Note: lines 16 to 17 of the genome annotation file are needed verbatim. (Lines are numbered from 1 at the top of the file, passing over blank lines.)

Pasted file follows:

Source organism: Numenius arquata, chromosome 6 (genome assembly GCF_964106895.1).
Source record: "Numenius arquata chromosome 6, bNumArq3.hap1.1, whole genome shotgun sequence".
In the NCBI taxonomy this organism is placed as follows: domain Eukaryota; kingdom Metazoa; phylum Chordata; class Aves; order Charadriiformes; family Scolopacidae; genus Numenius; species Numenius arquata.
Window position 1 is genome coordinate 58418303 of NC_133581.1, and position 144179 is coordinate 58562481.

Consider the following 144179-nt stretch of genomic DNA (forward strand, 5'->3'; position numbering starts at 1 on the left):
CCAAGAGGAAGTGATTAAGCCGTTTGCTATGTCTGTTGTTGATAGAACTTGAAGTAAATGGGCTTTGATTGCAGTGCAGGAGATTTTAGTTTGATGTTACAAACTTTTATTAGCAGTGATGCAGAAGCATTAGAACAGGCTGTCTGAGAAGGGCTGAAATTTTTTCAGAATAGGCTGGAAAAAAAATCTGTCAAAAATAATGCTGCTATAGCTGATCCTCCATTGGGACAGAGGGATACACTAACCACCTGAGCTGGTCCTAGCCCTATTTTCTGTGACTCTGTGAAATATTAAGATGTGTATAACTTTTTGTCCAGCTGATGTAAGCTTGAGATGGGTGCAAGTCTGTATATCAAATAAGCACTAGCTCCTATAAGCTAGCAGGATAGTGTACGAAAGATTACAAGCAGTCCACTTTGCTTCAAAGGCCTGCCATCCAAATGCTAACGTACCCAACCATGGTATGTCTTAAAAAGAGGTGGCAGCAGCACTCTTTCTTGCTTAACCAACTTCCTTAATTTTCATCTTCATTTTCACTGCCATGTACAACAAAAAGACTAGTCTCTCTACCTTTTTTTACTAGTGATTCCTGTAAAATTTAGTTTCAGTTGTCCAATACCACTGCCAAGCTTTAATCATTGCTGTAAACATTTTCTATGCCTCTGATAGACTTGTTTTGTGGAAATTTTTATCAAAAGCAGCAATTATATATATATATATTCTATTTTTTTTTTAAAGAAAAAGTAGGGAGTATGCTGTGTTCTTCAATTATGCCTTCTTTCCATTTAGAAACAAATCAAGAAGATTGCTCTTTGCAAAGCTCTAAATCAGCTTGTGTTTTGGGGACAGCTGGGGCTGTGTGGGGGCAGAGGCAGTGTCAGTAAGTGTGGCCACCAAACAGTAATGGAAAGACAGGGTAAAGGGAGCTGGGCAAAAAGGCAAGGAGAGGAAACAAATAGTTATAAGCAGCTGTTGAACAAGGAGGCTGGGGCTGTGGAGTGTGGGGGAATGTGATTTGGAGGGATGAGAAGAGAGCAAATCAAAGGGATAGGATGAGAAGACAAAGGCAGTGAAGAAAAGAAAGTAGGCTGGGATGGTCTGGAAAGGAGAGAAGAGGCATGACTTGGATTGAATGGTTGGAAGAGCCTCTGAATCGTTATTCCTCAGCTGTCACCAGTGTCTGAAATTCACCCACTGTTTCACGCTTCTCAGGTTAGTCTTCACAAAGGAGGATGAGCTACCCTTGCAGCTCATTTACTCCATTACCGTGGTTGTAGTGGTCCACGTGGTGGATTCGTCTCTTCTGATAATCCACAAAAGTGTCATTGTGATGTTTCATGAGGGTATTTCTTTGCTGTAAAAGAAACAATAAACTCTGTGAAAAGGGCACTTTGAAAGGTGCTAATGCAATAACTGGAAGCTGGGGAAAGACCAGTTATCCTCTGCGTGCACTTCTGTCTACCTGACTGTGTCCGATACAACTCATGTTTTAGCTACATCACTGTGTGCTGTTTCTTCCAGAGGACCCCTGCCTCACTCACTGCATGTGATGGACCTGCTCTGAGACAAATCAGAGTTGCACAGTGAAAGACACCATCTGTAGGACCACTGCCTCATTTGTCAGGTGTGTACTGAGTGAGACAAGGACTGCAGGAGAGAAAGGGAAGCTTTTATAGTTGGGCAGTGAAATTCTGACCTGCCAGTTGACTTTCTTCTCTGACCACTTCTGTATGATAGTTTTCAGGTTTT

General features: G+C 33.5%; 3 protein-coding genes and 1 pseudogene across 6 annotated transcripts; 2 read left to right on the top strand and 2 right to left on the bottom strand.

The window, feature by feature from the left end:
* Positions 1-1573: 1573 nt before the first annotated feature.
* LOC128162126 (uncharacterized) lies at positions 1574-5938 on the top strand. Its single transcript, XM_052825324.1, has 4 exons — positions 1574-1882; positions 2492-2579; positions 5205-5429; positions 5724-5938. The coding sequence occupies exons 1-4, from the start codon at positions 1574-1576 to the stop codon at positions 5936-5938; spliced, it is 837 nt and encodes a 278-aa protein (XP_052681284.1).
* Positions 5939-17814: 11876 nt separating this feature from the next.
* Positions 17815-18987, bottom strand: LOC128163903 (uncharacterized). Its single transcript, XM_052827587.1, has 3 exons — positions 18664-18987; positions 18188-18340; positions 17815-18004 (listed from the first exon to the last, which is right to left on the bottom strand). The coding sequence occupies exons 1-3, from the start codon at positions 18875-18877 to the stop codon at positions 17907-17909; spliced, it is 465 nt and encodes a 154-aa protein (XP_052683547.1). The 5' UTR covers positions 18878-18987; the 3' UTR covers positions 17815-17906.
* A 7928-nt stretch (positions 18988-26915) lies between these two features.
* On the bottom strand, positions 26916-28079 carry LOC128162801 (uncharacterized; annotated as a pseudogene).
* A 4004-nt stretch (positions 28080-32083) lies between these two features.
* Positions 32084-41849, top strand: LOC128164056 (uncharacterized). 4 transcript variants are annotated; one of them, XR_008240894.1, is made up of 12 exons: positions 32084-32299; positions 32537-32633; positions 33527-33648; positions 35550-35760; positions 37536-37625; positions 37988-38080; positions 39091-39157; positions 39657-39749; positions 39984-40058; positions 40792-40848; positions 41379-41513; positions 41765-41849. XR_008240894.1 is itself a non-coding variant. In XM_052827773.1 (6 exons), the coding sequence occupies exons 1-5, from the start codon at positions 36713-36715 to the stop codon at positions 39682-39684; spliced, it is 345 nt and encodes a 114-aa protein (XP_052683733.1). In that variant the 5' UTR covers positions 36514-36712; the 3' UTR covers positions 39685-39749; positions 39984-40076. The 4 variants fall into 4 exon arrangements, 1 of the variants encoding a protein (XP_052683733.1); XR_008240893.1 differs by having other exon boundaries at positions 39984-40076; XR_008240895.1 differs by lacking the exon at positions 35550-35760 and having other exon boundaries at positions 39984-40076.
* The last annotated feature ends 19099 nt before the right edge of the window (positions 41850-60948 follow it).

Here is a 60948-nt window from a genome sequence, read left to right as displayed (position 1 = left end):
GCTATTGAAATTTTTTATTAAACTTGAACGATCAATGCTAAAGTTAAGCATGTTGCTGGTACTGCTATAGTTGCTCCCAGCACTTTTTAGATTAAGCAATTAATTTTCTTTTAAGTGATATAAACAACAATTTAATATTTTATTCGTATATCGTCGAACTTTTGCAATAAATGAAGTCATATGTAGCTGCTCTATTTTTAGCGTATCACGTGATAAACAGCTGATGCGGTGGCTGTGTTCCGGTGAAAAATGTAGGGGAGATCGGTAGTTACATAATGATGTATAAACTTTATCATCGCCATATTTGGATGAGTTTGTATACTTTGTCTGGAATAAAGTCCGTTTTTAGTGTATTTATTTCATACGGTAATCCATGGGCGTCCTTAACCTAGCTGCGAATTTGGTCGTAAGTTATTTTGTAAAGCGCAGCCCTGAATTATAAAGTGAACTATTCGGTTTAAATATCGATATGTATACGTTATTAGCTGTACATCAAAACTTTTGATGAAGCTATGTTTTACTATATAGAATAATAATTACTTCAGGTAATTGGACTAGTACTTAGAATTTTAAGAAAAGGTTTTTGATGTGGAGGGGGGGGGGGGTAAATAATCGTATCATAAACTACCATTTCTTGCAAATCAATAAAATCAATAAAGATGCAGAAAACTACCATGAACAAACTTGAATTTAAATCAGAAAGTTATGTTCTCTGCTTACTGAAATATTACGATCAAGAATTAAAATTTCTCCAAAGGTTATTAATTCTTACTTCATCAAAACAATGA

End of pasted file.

* Positions 32084-41849, top strand: LOC128164056 (uncharacterized). 4 transcript variants are annotated; one of them, XR_008240894.1, is made up of 12 exons: positions 32084-32299; positions 32537-32633; positions 33527-33648; positions 35550-35760; positions 37536-37625; positions 37988-38080; positions 39091-39157; positions 39657-39749; positions 39984-40058; positions 40792-40848; positions 41379-41513; positions 41765-41849. XR_008240894.1 is itself a non-coding variant. In XM_052827773.1 (6 exons), the coding sequence occupies exons 1-5, from the start codon at positions 36713-36715 to the stop codon at positions 39682-39684; spliced, it is 345 nt and encodes a 114-aa protein (XP_052683733.1). In that variant the 5' UTR covers positions 36514-36712; the 3' UTR covers positions 39685-39749; positions 39984-40076. The 4 variants fall into 4 exon arrangements, 1 of the variants encoding a protein (XP_052683733.1); XR_008240893.1 differs by having other exon boundaries at positions 39984-40076; XR_008240895.1 differs by lacking the exon at positions 35550-35760 and having other exon boundaries at positions 39984-40076.
* The last annotated feature ends 19099 nt before the right edge of the window (positions 41850-60948 follow it).